9. I often read about how larger units in NYC are the most desireable, e.g., a classic 6 with 3 bedrooms. I wonder if there will come a time when such units command a premium here in SF? I certainly see many more families staying put in my neighborhood over the last 5+ years, rather than fleeing to the ‘burbs.

  10. Larger is not always better everywhere, although it clearly is now in San Francisco. The Supervisors and Planners here really do not care about families or people who want (but are not “entitled to”) larger spaces. It is political: they believe that their policies will be supported by poorer people and people who are willing to live in small spaces.
    Until very recently, per square foot (actually meter square) prices in Paris were lower for very large apartments than smaller ones. I think they have caught up now.

  11. @conifer: Agreed re Paris. Similar situation to what I have seen in NYC.
    Still, here in SF it is pretty common to see a large flat trade at a lower ppsf than a comparable quaility studio or 1bd.
    Will this trend reverse here too?

  12. If you have lots of people looking for places, and they all have roughly equal amounts of money, you’ll get the highest return from having more, smaller apartments so that you can get something from everyone. If you have a single person who has so much money that everyone else is irrelevant, the highest return comes from catering exclusively to that one person.
    If larger spaces are commanding higher prices, that’s an indication that we’re moving more toward the latter.

  13. @lol, as a lawyer having practiced at a big firm in SF for a decade and counting, there’s no way I can truly afford $1.5M or even $1.3M. I could stretch for $1M, but that would be over my comfort level. It’s crazy that even the lower upper class needs rent control.

  14. Chris:
    I will try logic in a case that has no logic. I think the board of supervisors want to maintain dwelling units (I just love that phrase) and are using a “bright line” test to preserve. If they allow an exception to one party (such as these people in the four seasons) they might be required to provide similar exceptions to others. And so goes the splippery slope.
    Do I think it is fair? No. But the next step of the logic goes – the owner sells, someone moves into a 836 square foot unit, which (and here is the leap of faith) means that someone else can move into the buyer’s former “dwelling unit.” And the landlord of that buyer’s former unit gets to “jack the rent” on their new tenant. Who wins in all this – the landlord.
    More twisted. One year later, the tenant, realizing that he/she can’t cover the rent, signs onto Airbnb. The landlord, files a notice eviction, tenant is booted and landlord is able to bumpt the rent again.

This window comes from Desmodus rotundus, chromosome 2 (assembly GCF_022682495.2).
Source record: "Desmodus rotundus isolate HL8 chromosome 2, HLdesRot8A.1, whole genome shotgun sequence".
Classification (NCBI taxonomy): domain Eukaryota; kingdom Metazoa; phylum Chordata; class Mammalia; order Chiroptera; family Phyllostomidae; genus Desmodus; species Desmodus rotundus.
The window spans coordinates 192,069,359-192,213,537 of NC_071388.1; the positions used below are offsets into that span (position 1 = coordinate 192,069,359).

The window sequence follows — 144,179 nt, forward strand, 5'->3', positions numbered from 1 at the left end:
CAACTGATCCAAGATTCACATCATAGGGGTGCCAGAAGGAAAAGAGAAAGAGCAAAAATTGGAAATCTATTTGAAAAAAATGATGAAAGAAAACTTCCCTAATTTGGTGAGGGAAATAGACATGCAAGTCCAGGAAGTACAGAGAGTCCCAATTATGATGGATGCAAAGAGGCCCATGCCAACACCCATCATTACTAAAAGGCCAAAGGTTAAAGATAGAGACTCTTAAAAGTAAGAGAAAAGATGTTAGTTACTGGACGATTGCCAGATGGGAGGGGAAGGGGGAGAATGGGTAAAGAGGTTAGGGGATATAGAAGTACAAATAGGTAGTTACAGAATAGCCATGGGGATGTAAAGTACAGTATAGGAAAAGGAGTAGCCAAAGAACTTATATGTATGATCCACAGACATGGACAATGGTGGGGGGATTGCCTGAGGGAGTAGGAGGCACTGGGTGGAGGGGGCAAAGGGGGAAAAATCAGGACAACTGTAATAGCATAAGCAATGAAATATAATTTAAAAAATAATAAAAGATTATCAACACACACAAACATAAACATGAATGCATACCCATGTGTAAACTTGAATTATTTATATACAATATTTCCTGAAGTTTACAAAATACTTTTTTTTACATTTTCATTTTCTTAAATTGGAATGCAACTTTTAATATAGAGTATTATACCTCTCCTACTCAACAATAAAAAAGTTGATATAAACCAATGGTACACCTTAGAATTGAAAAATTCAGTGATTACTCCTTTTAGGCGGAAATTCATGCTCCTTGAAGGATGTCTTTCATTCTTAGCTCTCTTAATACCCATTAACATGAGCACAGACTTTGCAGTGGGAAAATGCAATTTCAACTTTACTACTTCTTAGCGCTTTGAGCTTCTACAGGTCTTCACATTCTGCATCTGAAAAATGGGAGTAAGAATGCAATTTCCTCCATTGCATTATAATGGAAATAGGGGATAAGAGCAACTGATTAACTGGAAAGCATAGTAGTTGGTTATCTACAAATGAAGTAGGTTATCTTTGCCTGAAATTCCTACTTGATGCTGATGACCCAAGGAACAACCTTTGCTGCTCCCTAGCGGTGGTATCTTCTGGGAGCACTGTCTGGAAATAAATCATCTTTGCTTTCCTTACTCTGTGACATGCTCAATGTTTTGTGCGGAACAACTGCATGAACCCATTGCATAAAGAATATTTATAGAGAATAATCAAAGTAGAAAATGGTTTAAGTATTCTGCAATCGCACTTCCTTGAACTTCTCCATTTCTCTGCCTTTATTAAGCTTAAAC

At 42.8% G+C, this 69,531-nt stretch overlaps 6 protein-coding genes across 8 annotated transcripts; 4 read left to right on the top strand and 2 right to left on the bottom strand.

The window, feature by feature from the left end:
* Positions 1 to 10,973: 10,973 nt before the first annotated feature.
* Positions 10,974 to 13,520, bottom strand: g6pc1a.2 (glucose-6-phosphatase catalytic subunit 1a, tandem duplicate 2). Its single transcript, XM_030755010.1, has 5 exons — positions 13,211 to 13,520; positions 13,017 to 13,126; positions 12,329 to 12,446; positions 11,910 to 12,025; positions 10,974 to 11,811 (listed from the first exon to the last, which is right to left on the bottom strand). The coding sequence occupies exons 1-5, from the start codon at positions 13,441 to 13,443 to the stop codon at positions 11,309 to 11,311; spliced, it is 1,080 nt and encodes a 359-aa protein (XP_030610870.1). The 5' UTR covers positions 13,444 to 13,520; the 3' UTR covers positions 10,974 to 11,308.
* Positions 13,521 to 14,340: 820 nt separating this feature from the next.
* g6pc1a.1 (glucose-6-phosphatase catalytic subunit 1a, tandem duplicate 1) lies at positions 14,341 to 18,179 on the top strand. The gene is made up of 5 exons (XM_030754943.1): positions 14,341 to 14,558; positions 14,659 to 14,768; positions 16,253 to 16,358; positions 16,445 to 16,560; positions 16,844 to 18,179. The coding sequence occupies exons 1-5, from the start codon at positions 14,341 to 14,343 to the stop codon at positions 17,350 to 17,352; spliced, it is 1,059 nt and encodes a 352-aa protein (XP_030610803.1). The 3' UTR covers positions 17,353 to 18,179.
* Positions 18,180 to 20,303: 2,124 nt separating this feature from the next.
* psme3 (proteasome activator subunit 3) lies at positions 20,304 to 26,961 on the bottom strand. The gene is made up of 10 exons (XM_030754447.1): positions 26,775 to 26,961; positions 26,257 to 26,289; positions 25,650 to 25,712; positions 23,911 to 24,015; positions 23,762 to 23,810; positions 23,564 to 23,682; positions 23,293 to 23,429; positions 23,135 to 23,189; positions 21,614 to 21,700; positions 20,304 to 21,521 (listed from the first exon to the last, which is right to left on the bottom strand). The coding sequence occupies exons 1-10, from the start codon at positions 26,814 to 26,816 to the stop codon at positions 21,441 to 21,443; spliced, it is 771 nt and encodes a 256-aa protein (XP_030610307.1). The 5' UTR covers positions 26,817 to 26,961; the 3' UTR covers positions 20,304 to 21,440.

There is a theme throughout all of this. In San Francisco, the landlord wins in the long-run.

  15. We sucessfully merged two 450 SF studio apartments in 2010. We now have a 925 SF 2-bedroom apartment. Our merger was handled administratively because we could answer 4 out of 5 questions on the merger form.
    Two of questions were answered because our overall building was overbuilt based on today’s planning and zoning codes. The other 2 questions were whether the units were owner occupied. We had held both units owner occupied for 5 years before submitting for the merger. It was a drain on our wallets but needed to prove the 2nd unit was off the market. We lived between the units: one being our living/kitchen and the other our bedroom and closet. Our merger was vertical so we couldn’t simply one a wall between the units. We used a common stair to move between the units.
    We went into the merger with our eyes openned wide to the situation knowing that we needed the merger to be approved administratively. We knew there was too much to risk with a Planning commission hearing. We did not have an affordability test for the units. Is this a new restriction for mergers?

  16. @ Q: Just to be clear, I am reading that you cannot afford 1.5 m. maybe 1m. Ok, I get that.
    But that does NOT mean you cannot afford to buy a residence in San Francisco. You just can’t (or choose not) to buy one in that price range. I get that.
    But there are lots of properties in SF that are in the 500k-750k range in decent and upcoming neighborhoods.
    Just because one cannot afford $1.5 m for a property, does not, in itself, make San Francisco “unaffordable”. That’s a clever play on semantics.
    And the last thing, your economic group needs is rent control.

  17. not to mention Q basically inferred that if he can’t afford $1.5M then he needed rent control.
    rent control should be for those making below the median (<$70K for a household). everyone else is just abusing the system

  18. I’m relatively sure that units in the Four Seasons have HOA dues that are much higher than a typical condo. That should be part of the justification for not considering this unit to be affordable.

  19. @Futurist